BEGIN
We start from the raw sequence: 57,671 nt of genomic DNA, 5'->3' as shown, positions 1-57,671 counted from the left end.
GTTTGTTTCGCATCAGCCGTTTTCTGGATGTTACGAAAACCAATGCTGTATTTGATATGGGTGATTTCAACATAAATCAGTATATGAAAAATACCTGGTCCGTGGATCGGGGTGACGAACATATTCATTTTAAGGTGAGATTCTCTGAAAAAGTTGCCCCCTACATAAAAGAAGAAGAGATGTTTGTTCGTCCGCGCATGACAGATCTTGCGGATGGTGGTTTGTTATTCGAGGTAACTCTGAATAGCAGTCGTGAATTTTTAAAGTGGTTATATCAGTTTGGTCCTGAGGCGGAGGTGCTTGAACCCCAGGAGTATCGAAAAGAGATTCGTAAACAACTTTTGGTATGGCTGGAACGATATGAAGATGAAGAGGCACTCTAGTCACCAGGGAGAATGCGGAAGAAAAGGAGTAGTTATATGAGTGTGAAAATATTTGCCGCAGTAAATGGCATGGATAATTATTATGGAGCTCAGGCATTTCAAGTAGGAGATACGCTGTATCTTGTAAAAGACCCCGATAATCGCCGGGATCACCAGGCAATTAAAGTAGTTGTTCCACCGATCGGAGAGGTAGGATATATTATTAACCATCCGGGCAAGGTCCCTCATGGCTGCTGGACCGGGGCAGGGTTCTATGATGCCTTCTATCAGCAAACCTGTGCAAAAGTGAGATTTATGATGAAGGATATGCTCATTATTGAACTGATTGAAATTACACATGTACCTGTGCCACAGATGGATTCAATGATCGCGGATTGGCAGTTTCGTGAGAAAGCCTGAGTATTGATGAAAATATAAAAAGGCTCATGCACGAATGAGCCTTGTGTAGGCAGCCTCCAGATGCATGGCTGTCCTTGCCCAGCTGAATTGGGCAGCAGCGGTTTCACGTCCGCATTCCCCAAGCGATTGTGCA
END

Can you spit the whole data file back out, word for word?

We start from the raw sequence: 57,671 nt of genomic DNA, 5'->3' as shown, positions 1-57,671 counted from the left end.
GTTTGTTTCGCATCAGCCGTTTTCTGGATGTTACGAAAACCAATGCTGTATTTGATATGGGTGATTTCAACATAAATCAGTATATGAAAAATACCTGGTCCGTGGATCGGGGTGACGAACATATTCATTTTAAGGTGAGATTCTCTGAAAAAGTTGCCCCCTACATAAAAGAAGAAGAGATGTTTGTTCGTCCGCGCATGACAGATCTTGCGGATGGTGGTTTGTTATTCGAGGTAACTCTGAATAGCAGTCGTGAATTTTTAAAGTGGTTATATCAGTTTGGTCCTGAGGCGGAGGTGCTTGAACCCCAGGAGTATCGAAAAGAGATTCGTAAACAACTTTTGGTATGGCTGGAACGATATGAAGATGAAGAGGCACTCTAGTCACCAGGGAGAATGCGGAAGAAAAGGAGTAGTTATATGAGTGTGAAAATATTTGCCGCAGTAAATGGCATGGATAATTATTATGGAGCTCAGGCATTTCAAGTAGGAGATACGCTGTATCTTGTAAAAGACCCCGATAATCGCCGGGATCACCAGGCAATTAAAGTAGTTGTTCCACCGATCGGAGAGGTAGGATATATTATTAACCATCCGGGCAAGGTCCCTCATGGCTGCTGGACCGGGGCAGGGTTCTATGATGCCTTCTATCAGCAAACCTGTGCAAAAGTGAGATTTATGATGAAGGATATGCTCATTATTGAACTGATTGAAATTACACATGTACCTGTGCCACAGATGGATTCAATGATCGCGGATTGGCAGTTTCGTGAGAAAGCCTGAGTATTGATGAAAATATAAAAAGGCTCATGCACGAATGAGCCTTGTGTAGGCAGCCTCCAGATGCATGGCTGTCCTTGCCCAGCTGAATTGGGCAGCAGCGGTTTCACGTCCGCATTCCCCAAGCGATTGTGCA